(2) She was raised in a very conservative Christian home and went to a Christian college. While that in and of itself is not necessarily indicative of where someone is at now spiritually/theologically, which is most probably your point, her background shows that evangelical faith is in her “mother’s milk,” so to speak. She is just EXTREMELY conflicted about it at this juncture, to say the least. Let’s just put it this way: I did not grow up in a very conservative evangelical environment like she did (I was more of a mainline Episcopalian), but if I were to try to share the “Four Spiritual Laws” with her, the chances are that she would know them better than I would! Maybe, just maybe, she would fit under the label of progressive evangelical, but some might balk at that, and this is understandable. It does raise the question of what is an “evangelical,” but that is another huge topic in an of itself:

      (3) Though I emphathize to some degree, her story does trouble me greatly, as I tried to show in the previous postings about her, as her journey demonstrates the tendency to become so self-absorbed in introspective doubt that it distracts one from the primary calling of the believer to be a simple worshipper of God and come to Him humbly in a childlike faith. For example, it is very difficult to “share your faith” with your neighbor when you are constantly questioning your own faith. This is not a healthy treadmill to be on.

      I know that there are many folks who are egalitarian in their leanings regarding women as elders for whom this does not apply, but I think that the points raised by Carson, Keller and Piper MUST be considered. Once a church opens the door to church eldership for women, there is a tendency, at least among some (not all), to see this as providing the momentum to keep going in other directions that more clearly takes us away from being under the authority of Scripture.

      As you asked regarding the example of Deborah’s leadership in the Bible, is this “Gods thinking or ours? His ways are not our ways …. His thoughts are not our thoughts ..

      All I can add is, Amen to that!!

      Your input on the topic is well appreciated. Thanks.



  • Wray

    The reason that Paul said what he did in 1 Corinthians 14:34-35 and 1 Timothy 2:11-12 was not because women cannot be more capable than men, or because men and women do not have an equal chance at salvation (Galatians 3:28) or because God is a respecter of persons (1 Peter 1:17). In fact we know that Deborah, Anna, and others were used as prophetesses and just as women will be in the future (Joel 2:28). Also women have other leadership roles (“ministries” if you will) to fulfill (Titus 2:3-5; 2 Timothy 1:5; etc).

    BUT, when it comes to the priesthood of the OT and the NT priesthood (church ministry) God had/has specific requirements because of it’s symbolism and the fact that He uses the physical to show the spiritual (Romans 1:20). Man has been set up as head of the woman to show that Christ is the head of the church (Ephesians 5:22-23). This is the reason that there were no women priests in the OT or NT. Christ is the male in the relationship that He has to the church who is the female (the bride).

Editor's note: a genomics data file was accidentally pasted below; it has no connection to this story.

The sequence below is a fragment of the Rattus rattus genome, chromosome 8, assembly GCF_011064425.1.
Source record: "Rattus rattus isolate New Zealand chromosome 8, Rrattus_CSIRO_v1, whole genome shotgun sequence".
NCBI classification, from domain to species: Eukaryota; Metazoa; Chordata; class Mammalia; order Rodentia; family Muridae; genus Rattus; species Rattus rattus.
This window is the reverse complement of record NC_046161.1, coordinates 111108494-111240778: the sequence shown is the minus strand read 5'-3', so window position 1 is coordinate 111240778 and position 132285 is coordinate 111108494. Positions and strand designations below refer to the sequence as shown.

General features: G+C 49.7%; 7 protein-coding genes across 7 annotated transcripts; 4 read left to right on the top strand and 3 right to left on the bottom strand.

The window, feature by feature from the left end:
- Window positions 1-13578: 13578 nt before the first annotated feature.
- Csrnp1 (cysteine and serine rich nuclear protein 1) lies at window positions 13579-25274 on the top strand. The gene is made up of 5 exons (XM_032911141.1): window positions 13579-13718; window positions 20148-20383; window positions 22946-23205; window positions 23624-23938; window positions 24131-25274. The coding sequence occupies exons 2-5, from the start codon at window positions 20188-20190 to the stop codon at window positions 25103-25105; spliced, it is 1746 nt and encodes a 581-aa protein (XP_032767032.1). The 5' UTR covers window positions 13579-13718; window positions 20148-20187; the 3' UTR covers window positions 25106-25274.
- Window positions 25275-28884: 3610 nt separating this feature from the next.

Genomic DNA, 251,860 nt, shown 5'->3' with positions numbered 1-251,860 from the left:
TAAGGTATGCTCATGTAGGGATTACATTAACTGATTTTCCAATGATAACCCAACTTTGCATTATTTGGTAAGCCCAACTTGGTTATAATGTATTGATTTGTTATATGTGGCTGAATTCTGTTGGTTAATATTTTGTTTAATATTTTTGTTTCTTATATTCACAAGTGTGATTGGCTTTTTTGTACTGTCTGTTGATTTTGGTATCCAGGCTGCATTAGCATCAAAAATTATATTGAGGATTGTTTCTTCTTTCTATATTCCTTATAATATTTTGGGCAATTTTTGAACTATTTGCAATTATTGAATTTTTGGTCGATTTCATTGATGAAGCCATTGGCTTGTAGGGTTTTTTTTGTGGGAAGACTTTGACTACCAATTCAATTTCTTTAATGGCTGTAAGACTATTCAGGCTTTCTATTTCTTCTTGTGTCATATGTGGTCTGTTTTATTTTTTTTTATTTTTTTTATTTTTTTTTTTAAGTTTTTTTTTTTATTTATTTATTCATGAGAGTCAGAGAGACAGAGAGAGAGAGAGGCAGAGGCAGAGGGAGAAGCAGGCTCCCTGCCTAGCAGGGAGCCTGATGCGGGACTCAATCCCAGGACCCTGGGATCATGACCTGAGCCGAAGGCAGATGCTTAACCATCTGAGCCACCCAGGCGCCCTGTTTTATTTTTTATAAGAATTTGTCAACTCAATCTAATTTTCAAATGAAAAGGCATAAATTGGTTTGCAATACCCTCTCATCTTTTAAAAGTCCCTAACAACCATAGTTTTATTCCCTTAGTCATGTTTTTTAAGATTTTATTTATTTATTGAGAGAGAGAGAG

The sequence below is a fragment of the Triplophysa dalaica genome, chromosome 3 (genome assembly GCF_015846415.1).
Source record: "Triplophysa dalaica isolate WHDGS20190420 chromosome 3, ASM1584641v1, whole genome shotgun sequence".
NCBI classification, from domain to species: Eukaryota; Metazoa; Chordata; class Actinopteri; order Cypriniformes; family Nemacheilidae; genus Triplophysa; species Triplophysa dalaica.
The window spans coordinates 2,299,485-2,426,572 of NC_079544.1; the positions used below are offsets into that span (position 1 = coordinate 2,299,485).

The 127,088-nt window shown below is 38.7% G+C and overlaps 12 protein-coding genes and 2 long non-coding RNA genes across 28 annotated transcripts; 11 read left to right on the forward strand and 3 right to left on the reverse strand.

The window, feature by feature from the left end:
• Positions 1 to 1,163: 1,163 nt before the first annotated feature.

The role of the priest is to expedite access to God the Father and this ONLY can happen through the Son (who is the Bridegroom). The church (men as well) as the bride is to always be in submission to Christ, now and in the future.

    BUT in the future, when we are with HIM in a glorified state (Romans 8:17), those who were male and female will act in a role of Priest (Revelation 5:10 etc). This shows that it only about showing the Plan of God.

    PS Being a part of the priesthood or ministry is also highly exclusionary when it comes to men as well.


    • Clarke Morledge


      Thank you for your comments here on the Veracity blog.

      So, are you saying that those who argue for full inclusion of women in church leadership today, at the level of elder and/or teaching pastor, are trying to rush God’s timetable too quickly?



    • Wray

      Clarke, that would definitely be one way to look at it. It is in a sense putting the cart before the horse. Of course I would think that most people would agree that even in the future that once both men and women have assumed their priestly roles, that we will be submissive to the High Priest — the eternal application of the lesson that had been learned through obedience to His word.


  • Grainne Mcdonald

    Marg Mowszco has detailed examinations of all the relevant Scriptures, and is egalitarian. I think the sources you reference are rather limited. There are many scholars from FFBruce to contemporary egalitarians who offer more stringent analyses than Piper or Mar Slick.


  • Clarke Morledge

    Hi, Grainne. Thank you for commenting at Veracity.

    Just a small point, at first; the correct spelling of her name is Marg Mowczko (I get it wrong all of the time, as it is such an unusual name!).

    Please see my multi-part blog series on “women in ministry” that interacts with the scholarship of Marg Mowczko, and other egalitarians.

    It is important to note that complementarianism does not represent a monolithic approach in the Bible. There are “hard” complementarians, like John Piper, but there are also more moderate complementarians, like Wendy Alsup:

    I would appreciate any critical feedback, that you would like to provide. Thanks!